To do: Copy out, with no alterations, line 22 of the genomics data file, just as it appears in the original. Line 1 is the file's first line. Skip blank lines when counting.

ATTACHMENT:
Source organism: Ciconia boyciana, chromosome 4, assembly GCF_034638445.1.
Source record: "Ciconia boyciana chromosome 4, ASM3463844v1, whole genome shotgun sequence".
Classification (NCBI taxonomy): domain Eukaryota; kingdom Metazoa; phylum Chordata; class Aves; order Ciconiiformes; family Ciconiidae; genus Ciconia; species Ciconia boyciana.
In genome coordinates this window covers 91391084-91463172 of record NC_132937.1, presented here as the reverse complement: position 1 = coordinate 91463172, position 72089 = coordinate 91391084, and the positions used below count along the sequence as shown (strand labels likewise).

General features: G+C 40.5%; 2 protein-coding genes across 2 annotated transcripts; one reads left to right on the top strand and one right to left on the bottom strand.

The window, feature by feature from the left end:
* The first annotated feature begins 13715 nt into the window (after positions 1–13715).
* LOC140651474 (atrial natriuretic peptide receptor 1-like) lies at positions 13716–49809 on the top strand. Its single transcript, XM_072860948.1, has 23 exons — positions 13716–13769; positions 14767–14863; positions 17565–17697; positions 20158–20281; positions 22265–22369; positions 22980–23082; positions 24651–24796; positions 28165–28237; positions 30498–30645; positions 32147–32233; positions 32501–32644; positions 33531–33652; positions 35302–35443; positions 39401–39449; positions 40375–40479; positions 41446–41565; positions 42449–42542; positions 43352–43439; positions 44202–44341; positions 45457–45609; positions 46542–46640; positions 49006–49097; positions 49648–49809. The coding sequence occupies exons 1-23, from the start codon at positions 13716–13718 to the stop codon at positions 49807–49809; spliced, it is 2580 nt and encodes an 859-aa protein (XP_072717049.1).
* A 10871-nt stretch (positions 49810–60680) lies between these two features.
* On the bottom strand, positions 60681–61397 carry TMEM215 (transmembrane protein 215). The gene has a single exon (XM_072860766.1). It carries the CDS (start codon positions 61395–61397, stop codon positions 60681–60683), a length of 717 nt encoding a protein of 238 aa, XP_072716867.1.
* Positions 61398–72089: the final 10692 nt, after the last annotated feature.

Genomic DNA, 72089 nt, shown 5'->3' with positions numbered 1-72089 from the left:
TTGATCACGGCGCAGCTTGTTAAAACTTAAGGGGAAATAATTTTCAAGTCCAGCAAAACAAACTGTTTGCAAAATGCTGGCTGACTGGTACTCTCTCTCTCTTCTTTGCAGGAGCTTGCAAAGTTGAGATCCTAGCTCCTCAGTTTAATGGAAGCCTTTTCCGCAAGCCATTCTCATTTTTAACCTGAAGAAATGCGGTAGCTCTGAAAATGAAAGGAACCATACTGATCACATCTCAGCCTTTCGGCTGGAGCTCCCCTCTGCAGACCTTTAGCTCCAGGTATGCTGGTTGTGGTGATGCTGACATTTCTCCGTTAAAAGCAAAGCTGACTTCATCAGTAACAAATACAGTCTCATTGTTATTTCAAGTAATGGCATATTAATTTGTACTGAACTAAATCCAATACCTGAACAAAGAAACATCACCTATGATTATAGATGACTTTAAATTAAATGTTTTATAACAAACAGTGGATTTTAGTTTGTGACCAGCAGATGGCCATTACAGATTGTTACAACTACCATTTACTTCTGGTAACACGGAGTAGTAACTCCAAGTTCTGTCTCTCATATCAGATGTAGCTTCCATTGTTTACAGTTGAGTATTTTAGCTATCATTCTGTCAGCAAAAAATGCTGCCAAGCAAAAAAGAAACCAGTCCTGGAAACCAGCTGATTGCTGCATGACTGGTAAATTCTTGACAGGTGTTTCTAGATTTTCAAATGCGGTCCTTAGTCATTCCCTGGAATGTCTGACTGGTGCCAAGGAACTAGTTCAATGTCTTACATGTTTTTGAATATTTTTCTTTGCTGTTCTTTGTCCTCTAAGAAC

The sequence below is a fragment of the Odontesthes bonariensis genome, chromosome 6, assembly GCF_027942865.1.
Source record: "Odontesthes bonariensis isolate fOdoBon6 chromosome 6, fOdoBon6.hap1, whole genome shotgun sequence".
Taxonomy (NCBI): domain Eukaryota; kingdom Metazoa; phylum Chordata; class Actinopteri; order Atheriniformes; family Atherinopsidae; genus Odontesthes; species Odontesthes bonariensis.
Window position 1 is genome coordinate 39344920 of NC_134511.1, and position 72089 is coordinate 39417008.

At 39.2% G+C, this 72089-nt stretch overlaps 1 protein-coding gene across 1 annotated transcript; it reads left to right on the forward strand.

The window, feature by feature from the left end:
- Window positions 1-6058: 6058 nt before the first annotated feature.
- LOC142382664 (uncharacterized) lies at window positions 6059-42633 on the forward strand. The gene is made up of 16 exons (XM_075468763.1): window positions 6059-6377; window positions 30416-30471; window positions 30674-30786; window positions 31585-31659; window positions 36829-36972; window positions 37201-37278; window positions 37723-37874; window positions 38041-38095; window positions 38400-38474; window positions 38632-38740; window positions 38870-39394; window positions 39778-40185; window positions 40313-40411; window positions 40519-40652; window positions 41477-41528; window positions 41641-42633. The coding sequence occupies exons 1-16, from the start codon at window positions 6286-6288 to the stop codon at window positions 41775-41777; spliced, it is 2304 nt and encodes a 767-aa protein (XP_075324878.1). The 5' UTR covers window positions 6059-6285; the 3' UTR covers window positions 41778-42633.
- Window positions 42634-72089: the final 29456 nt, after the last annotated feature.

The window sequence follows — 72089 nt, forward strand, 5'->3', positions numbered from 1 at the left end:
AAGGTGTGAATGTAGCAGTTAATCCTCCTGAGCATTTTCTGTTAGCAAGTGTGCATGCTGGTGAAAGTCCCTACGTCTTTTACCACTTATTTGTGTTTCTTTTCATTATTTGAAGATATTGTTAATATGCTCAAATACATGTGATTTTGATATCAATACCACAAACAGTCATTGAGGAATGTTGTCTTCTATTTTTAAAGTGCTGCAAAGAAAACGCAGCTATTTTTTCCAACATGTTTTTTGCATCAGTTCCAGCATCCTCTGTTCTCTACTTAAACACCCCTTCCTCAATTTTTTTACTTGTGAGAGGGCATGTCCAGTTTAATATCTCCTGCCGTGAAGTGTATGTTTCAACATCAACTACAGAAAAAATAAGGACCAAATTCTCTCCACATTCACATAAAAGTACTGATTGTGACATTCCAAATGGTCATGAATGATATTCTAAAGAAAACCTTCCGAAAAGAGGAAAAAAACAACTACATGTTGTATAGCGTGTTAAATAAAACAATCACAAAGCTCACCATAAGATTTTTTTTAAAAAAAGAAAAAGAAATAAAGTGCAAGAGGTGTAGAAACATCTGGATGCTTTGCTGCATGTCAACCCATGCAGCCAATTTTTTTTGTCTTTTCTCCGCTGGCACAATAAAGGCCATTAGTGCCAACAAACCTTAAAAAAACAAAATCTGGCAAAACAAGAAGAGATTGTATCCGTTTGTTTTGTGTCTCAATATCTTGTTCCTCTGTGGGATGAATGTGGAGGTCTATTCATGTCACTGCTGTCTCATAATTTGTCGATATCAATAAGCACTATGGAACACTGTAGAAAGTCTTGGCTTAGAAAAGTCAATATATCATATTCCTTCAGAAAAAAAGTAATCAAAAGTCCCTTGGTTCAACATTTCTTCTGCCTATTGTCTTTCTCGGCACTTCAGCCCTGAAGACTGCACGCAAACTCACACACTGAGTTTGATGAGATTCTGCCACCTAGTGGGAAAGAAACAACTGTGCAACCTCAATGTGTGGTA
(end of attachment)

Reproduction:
- Window positions 42634-72089: the final 29456 nt, after the last annotated feature.